I sometimes see a particular kind of picture book described as a “quiet book.” I think perhaps that phrase has different meanings for different people but that, generally speaking, a quiet book is one that leaves the reader room for contemplation. Perhaps it can also mean a book with inherent ambiguities in part or in full, a book that asks more questions than it provides answers. Artistically speaking, maybe it’s a book with illustrations that are, like its subject matter, not flashy and loud. Shannon Bramer’s Climbing Shadows: Poems for Children, illustrated by Cindy Derby, is so quiet that I want to make sure it doesn’t sneak right by you.
Bramer is a Canadian author who once worked in a public school as a lunchroom supervisor. She explained to the kindergarten students with whom she worked that she was a poet. They were intrigued, and their interest in her writing and in poetry was the birth of this book.
With the support of the classroom teacher, Bramer shared poetry with the students every Friday — from Emily Dickinson to Gwendolyn Brooks. She even read them her own poems, because a poet, she told them, “could be a kindergarten lunchroom supervisor who thinks the word crunchy is as powerful as the word broccoli is beautiful.” In a note at the book’s close, Bramer elaborates:
“My kindies learned that poetry could make them feel and see and remember
things. A poem could tell a sad story or it could make them laugh; it could make
them think. A poem could be hard to understand and beautiful to listen to at the
same time. They learned that a poem could be about anything ….”
For Valentine’s Day, Bramer offered to write each of them a poem about whatever topic they wanted, and she created an anthology for them to take home. Many of those poems appear in Climbing Shadows.
There are a total of twenty poems here—and with wide-ranging tones. The opening poem about a little yellow house with a poem living inside of it is enigmatic and inviting. There are playful poems about dancing skeletons and cars (named “Crashout” and “Powerdog”) who never sleep. There are more somber poems, including one about a tough day and a child who wants to go home (“I want / to be a puddle”). And there are poems on the contemplative, poignant side of things—one called “Owl Secrets” (“I am an ocean, I whisper to my owl. / I am old inside my body.”) and “The Envelope, “an evocative poem from the point of view of a child (as most of these are) about what her mother means to her: “My mommy is a nest / My mommy is a home.” The subjects range from birthday parties, to mothers, to kindness, to darkness, to polka dots, to octopuses who dream of climbing trees.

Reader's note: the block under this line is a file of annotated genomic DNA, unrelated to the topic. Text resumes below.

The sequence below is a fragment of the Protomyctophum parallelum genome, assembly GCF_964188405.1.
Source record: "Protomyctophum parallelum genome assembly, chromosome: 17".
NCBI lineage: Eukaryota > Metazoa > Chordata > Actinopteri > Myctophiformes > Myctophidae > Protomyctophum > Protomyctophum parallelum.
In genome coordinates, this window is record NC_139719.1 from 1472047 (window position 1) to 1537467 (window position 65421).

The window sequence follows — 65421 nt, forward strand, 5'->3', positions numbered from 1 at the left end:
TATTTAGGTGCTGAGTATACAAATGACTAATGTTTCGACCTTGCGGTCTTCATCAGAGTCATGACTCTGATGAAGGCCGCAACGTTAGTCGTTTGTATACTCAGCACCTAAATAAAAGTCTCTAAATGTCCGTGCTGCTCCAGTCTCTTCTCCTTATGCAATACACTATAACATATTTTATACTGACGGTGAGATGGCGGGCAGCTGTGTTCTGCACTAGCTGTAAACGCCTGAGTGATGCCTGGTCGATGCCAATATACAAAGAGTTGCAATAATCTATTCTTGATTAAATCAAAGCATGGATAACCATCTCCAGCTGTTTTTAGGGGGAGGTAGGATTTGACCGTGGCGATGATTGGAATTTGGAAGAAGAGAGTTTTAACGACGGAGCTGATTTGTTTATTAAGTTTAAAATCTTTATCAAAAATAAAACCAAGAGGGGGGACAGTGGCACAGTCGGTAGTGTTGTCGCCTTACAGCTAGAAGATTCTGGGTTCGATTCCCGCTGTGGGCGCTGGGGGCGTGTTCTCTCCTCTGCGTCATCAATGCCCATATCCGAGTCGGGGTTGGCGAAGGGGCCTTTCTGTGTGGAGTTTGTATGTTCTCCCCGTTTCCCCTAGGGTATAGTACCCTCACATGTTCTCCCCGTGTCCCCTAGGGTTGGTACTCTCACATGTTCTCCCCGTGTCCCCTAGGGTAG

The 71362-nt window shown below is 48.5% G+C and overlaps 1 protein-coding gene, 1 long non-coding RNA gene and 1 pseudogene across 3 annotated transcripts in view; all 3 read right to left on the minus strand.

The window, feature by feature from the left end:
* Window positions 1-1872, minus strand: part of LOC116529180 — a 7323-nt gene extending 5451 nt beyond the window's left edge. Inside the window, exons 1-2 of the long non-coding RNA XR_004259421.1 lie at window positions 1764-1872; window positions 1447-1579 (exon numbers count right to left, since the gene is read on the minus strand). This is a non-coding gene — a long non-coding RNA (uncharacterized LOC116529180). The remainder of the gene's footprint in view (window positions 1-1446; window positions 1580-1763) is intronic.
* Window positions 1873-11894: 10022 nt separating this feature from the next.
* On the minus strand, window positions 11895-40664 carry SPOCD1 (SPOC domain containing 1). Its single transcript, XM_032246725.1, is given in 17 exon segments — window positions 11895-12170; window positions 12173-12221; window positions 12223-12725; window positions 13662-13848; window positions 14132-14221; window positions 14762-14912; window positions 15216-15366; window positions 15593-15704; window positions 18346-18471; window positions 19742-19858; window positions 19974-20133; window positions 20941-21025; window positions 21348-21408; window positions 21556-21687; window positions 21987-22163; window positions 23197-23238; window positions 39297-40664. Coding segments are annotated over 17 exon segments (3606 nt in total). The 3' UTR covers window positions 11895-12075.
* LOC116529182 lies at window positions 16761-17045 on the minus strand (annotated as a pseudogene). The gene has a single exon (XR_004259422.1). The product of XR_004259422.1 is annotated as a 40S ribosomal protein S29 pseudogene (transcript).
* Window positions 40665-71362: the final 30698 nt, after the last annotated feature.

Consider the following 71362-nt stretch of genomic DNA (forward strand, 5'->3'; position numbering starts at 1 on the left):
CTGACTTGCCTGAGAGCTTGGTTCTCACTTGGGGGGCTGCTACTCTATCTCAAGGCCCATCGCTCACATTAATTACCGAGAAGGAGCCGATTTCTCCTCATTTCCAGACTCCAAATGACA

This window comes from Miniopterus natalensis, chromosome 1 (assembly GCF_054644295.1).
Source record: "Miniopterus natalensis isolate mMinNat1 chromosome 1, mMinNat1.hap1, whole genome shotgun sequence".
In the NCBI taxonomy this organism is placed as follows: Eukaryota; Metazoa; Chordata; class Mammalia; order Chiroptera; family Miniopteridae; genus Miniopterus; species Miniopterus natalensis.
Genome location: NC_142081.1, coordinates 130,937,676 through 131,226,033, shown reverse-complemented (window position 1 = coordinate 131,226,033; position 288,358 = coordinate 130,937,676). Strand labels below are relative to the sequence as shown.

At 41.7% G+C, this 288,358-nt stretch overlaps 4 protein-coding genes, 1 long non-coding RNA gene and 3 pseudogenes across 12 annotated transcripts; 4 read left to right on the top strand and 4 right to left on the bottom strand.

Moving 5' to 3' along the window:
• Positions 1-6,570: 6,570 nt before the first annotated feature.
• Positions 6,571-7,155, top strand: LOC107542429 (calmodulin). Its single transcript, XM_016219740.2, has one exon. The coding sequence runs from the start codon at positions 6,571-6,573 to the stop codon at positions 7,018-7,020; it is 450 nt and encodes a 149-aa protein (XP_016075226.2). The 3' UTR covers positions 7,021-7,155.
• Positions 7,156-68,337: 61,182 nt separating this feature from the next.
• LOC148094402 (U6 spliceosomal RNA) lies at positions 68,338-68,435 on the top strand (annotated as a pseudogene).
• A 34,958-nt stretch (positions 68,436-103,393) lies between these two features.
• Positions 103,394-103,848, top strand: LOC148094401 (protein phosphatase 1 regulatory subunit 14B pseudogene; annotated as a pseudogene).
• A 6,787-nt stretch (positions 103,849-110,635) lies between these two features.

The poem of the book’s title is about an active kitten at night and serves as a good example of Bramer’s ability to paint vivid word-pictures: “See her tiny paws, ginger fur / tumbling along / bubbles of light / in the dark house I sleep in?” Several of the poems possess a delicious ambiguity. In “Darkness Looks Like My Mom,” a child’s mother walks into the dark “like a question mark out into the moonlight.”
The illustrations from Cindy Derby (who made one of this year’s funniest picture books) are delicate, impressionistic watercolors with wispy, nuanced lines. She does a fine job of capturing the kinds of landscapes you would see in, say, a cryptic, early-morning dream, and she quite masterfully captures mood and atmosphere. In “Darkness Looks Like My Mom,” the poem itself appears inside a full moon in the inky-black sky. The rest is all shadows with barely-there trees and the outlines of a woman and a cat, walking downhill in the darkness. Derby can go from tender to delightfully peculiar (remember the octopus in the tree?) with ease.
The book’s final poem is addressed to a student named Choying. The author encourages this child to write poetry, because “your words are snowy animals in the woods.” Bramer asks more than once in the poem: “Are you going to write it down?” It’s an invitation of a poem and a fitting one to close out this beguiling collection. Readers will feel encouraged to write down their own words.
“Are you going to write it down?” I’m glad Bramer did.
Julie Danielson (Jules) conducts interviews and features of authors and illustrators at Seven Impossible Things Before Breakfast, a children's literature blog primarily focused on illustration and picture books.
CLIMBING SHADOWS: POEMS FOR CHILDREN. Text copyright © 2019 by Shannon Bramer. Illustrations copyright © 2019 by Cindy Derby. Illustration above reproduced by permission of the publisher, Groundwood Books, Toronto.